A former University of Cincinnati professor has withdrawn his nomination to head the U.S. Environmental Protection Agency’s chemical safety and pollution prevention office after senators from both political parties expressed concern that he’s too close to the industries he’d regulate.
Michael Dourson founded a Cincinnati-based nonprofit group called Toxicology Excellence for Risk Assessment, whose work to assess chemical risks was partially funded by industry interests, chemical manufacturers and tobacco companies, leading to questions about the objectivity of its conclusions.
Although the Senate Committee on Environment and Public Works signed off on Dourson’s nomination in an October party-line vote, his approval by the full U.S. Senate appeared unlikely after North Carolina’s two Republican senators said they wouldn’t support him.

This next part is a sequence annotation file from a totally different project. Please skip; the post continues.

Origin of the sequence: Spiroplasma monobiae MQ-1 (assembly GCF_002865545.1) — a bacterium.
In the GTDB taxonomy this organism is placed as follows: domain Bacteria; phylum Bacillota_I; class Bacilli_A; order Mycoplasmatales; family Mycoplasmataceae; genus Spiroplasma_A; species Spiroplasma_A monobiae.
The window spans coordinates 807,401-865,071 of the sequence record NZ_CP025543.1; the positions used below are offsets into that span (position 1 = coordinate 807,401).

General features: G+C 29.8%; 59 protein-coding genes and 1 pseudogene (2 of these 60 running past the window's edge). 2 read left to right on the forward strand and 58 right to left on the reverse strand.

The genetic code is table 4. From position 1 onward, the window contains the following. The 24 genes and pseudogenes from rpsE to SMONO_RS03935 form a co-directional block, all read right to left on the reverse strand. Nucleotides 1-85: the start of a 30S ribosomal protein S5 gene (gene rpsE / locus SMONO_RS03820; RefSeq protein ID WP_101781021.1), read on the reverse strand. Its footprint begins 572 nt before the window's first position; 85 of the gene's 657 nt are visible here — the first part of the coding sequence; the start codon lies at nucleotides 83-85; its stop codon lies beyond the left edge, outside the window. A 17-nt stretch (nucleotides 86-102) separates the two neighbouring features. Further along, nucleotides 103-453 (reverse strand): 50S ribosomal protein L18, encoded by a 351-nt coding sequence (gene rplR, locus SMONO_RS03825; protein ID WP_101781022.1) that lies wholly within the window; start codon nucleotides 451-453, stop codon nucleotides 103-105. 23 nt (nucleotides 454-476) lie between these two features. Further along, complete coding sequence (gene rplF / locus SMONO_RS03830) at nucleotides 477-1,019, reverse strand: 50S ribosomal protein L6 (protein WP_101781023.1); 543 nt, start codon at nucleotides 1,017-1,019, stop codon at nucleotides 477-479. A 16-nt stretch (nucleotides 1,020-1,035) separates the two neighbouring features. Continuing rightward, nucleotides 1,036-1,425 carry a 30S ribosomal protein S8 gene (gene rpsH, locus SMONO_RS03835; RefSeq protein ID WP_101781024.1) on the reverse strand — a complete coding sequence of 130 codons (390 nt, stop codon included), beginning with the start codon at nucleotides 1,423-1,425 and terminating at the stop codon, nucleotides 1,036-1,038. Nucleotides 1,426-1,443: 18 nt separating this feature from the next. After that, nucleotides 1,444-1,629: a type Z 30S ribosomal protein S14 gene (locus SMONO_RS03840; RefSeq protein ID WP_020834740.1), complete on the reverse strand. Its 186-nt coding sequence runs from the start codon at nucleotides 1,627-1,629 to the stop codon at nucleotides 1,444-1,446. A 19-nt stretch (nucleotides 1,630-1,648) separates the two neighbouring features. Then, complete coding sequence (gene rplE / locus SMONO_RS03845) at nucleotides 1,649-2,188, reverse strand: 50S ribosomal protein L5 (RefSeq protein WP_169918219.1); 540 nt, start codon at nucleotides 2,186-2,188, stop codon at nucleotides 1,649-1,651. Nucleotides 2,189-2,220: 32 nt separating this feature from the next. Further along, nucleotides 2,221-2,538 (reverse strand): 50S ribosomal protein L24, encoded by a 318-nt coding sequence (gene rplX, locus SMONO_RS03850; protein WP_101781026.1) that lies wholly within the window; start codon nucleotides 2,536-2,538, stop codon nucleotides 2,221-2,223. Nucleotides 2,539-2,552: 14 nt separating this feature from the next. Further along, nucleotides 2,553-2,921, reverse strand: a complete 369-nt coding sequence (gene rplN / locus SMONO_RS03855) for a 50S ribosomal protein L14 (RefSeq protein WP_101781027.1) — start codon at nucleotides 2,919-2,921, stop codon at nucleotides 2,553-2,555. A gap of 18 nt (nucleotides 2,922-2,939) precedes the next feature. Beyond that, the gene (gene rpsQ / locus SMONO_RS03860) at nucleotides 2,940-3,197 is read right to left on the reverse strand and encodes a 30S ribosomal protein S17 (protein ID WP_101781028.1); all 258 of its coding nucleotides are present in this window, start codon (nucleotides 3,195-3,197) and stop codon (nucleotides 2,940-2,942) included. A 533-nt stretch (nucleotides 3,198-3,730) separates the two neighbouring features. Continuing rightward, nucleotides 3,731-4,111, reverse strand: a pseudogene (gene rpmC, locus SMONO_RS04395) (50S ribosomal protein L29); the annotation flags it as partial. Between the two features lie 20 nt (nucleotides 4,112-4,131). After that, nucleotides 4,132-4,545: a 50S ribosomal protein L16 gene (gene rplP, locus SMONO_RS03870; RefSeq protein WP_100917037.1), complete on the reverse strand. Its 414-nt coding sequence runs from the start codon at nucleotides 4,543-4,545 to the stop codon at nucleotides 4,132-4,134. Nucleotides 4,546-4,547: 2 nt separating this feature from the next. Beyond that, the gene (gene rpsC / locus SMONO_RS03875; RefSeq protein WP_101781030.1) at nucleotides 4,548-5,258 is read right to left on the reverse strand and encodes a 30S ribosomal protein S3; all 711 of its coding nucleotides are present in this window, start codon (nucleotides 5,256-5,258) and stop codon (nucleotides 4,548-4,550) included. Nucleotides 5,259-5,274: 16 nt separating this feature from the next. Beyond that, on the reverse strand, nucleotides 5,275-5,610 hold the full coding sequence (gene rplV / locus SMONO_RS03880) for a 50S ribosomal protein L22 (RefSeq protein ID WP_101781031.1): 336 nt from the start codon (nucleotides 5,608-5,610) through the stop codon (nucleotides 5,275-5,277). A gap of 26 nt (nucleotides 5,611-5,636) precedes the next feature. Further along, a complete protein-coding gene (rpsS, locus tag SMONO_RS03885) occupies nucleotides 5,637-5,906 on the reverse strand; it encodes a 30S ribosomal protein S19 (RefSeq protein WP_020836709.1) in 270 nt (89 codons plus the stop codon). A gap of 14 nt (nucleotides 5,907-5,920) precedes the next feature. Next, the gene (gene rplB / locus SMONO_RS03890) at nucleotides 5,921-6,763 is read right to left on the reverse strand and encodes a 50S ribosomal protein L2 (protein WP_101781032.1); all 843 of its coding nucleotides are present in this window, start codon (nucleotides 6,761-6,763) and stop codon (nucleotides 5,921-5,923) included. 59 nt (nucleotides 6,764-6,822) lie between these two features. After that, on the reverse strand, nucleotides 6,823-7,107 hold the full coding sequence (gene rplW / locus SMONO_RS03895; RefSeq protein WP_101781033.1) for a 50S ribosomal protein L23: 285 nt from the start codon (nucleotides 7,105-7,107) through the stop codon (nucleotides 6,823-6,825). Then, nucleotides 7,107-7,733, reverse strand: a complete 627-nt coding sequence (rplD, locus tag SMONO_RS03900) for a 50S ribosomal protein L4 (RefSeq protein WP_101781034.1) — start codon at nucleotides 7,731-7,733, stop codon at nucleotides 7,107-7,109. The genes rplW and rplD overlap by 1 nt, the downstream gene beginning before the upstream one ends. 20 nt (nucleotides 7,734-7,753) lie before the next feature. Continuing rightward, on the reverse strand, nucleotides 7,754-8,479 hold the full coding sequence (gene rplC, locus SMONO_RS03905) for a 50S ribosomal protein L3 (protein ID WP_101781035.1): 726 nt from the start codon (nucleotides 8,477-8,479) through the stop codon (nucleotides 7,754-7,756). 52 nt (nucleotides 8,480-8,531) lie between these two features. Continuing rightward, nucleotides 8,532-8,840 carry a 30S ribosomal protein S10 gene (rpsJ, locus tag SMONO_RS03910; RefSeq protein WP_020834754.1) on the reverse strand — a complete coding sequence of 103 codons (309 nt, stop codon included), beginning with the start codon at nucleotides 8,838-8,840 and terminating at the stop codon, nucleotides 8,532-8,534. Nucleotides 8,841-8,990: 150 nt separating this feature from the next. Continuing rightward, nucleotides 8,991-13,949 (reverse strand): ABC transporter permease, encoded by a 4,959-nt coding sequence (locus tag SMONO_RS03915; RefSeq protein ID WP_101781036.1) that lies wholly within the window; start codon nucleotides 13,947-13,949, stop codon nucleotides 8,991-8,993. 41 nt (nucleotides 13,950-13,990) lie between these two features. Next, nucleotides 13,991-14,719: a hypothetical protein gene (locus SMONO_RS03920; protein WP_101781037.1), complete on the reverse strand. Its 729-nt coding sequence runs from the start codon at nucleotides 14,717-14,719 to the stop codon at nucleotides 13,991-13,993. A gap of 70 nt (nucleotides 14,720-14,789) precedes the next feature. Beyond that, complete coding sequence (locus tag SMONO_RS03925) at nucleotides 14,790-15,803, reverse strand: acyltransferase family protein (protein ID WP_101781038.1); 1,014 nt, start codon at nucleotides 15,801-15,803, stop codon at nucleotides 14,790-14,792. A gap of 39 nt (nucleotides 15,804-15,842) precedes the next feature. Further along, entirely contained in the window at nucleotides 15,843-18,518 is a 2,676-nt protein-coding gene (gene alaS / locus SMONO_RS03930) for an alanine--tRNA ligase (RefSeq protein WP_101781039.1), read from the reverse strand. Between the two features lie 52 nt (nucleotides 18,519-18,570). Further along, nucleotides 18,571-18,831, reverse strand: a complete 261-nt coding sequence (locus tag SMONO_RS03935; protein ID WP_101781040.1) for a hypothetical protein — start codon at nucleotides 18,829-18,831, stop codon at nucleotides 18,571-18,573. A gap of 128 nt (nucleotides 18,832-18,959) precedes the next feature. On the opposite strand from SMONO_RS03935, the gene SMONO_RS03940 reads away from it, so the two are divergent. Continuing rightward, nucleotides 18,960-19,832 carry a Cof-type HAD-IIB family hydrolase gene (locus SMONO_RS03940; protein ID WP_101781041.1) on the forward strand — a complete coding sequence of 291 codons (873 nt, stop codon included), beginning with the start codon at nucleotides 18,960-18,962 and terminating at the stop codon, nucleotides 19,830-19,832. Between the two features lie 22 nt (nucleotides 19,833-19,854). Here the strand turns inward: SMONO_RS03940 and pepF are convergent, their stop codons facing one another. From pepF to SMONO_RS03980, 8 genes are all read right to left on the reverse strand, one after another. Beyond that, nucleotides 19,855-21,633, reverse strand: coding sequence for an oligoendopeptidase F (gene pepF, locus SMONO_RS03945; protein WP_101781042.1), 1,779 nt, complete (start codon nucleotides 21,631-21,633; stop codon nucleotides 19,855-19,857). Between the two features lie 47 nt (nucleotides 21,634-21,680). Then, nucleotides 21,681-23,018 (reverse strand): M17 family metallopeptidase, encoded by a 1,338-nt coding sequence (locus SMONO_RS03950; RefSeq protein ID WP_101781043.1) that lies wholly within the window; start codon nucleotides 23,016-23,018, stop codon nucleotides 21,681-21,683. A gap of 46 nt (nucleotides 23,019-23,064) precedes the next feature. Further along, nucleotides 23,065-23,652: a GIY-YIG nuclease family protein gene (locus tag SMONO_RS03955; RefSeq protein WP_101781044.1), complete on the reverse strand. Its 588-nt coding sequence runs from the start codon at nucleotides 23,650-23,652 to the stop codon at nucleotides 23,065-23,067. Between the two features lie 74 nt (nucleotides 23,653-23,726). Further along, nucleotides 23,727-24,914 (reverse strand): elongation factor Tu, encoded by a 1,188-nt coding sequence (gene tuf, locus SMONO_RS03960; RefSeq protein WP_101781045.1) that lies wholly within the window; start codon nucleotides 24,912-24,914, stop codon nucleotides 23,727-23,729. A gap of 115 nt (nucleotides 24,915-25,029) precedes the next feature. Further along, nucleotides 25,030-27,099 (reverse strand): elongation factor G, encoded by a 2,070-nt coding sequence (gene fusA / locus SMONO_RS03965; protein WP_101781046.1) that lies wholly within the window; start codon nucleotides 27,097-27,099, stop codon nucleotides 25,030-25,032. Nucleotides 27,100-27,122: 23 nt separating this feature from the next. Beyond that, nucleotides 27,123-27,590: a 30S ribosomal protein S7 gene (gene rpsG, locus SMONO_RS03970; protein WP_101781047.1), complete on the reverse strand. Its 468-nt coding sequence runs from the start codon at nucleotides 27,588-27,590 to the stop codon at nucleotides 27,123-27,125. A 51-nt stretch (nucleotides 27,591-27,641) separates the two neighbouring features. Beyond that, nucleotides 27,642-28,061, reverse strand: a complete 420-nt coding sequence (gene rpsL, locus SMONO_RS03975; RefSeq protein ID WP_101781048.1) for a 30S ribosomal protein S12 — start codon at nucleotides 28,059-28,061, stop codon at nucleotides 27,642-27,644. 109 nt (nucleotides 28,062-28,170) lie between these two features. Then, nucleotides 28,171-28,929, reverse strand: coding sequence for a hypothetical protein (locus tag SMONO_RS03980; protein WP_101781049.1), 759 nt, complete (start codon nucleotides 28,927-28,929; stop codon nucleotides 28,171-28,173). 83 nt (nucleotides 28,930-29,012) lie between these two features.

The pair – Richard Burr and Tom Tillis – noted that their state has a history of contamination at the Camp Lejeune military base, as well as water issues in Wilmington. They said those concerns kept them from supporting Dourson.
Dourson’s backers, including the environmental committee’s chairman, Wyoming Republican John Barasso, argued his years of experience in assessing toxic chemicals made him well qualified for the job.
But Democrats and environmental groups argued that he had no business overseeing the nation’s chemical-safety programs.
“The withdrawal of his nomination and his removal from serving in a non-confirmed position at EPA is in the best interest of all Americans,” said a release from the top Democrat on the environmental committee, Delaware’s Tom Carper.